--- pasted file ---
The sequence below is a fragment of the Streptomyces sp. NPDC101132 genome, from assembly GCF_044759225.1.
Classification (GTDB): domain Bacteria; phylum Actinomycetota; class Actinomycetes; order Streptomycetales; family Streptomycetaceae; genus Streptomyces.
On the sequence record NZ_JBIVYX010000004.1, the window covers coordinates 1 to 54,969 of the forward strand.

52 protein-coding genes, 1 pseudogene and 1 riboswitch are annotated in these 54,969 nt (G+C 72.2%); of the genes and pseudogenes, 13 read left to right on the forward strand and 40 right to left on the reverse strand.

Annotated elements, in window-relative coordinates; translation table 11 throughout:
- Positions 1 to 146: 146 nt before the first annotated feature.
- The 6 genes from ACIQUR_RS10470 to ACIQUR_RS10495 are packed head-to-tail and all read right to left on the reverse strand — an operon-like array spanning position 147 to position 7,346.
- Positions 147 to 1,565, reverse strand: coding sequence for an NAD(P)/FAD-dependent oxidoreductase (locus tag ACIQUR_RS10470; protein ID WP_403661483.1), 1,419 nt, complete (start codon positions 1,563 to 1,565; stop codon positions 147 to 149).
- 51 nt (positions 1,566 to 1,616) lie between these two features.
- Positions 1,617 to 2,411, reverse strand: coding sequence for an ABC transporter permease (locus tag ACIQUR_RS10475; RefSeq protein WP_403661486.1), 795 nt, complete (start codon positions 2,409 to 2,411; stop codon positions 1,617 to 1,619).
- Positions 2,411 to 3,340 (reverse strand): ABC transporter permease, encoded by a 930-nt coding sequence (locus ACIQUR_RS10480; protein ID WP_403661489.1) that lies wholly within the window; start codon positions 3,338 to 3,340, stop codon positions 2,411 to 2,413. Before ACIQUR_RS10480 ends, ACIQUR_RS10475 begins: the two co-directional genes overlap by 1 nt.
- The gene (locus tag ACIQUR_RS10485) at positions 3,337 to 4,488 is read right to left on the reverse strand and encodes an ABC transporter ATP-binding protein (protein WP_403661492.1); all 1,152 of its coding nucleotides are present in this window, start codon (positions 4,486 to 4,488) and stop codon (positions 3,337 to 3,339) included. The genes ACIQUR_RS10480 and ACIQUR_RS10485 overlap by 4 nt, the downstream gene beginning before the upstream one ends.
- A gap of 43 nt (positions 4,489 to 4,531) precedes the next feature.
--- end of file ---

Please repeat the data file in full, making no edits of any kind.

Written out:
The sequence below is a fragment of the Streptomyces sp. NPDC101132 genome, from assembly GCF_044759225.1.
Classification (GTDB): domain Bacteria; phylum Actinomycetota; class Actinomycetes; order Streptomycetales; family Streptomycetaceae; genus Streptomyces.
On the sequence record NZ_JBIVYX010000004.1, the window covers coordinates 1 to 54,969 of the forward strand.

52 protein-coding genes, 1 pseudogene and 1 riboswitch are annotated in these 54,969 nt (G+C 72.2%); of the genes and pseudogenes, 13 read left to right on the forward strand and 40 right to left on the reverse strand.

Annotated elements, in window-relative coordinates; translation table 11 throughout:
- Positions 1 to 146: 146 nt before the first annotated feature.
- The 6 genes from ACIQUR_RS10470 to ACIQUR_RS10495 are packed head-to-tail and all read right to left on the reverse strand — an operon-like array spanning position 147 to position 7,346.
- Positions 147 to 1,565, reverse strand: coding sequence for an NAD(P)/FAD-dependent oxidoreductase (locus tag ACIQUR_RS10470; protein ID WP_403661483.1), 1,419 nt, complete (start codon positions 1,563 to 1,565; stop codon positions 147 to 149).
- 51 nt (positions 1,566 to 1,616) lie between these two features.
- Positions 1,617 to 2,411, reverse strand: coding sequence for an ABC transporter permease (locus tag ACIQUR_RS10475; RefSeq protein WP_403661486.1), 795 nt, complete (start codon positions 2,409 to 2,411; stop codon positions 1,617 to 1,619).
- Positions 2,411 to 3,340 (reverse strand): ABC transporter permease, encoded by a 930-nt coding sequence (locus ACIQUR_RS10480; protein ID WP_403661489.1) that lies wholly within the window; start codon positions 3,338 to 3,340, stop codon positions 2,411 to 2,413. Before ACIQUR_RS10480 ends, ACIQUR_RS10475 begins: the two co-directional genes overlap by 1 nt.
- The gene (locus tag ACIQUR_RS10485) at positions 3,337 to 4,488 is read right to left on the reverse strand and encodes an ABC transporter ATP-binding protein (protein WP_403661492.1); all 1,152 of its coding nucleotides are present in this window, start codon (positions 4,486 to 4,488) and stop codon (positions 3,337 to 3,339) included. The genes ACIQUR_RS10480 and ACIQUR_RS10485 overlap by 4 nt, the downstream gene beginning before the upstream one ends.
- A gap of 43 nt (positions 4,489 to 4,531) precedes the next feature.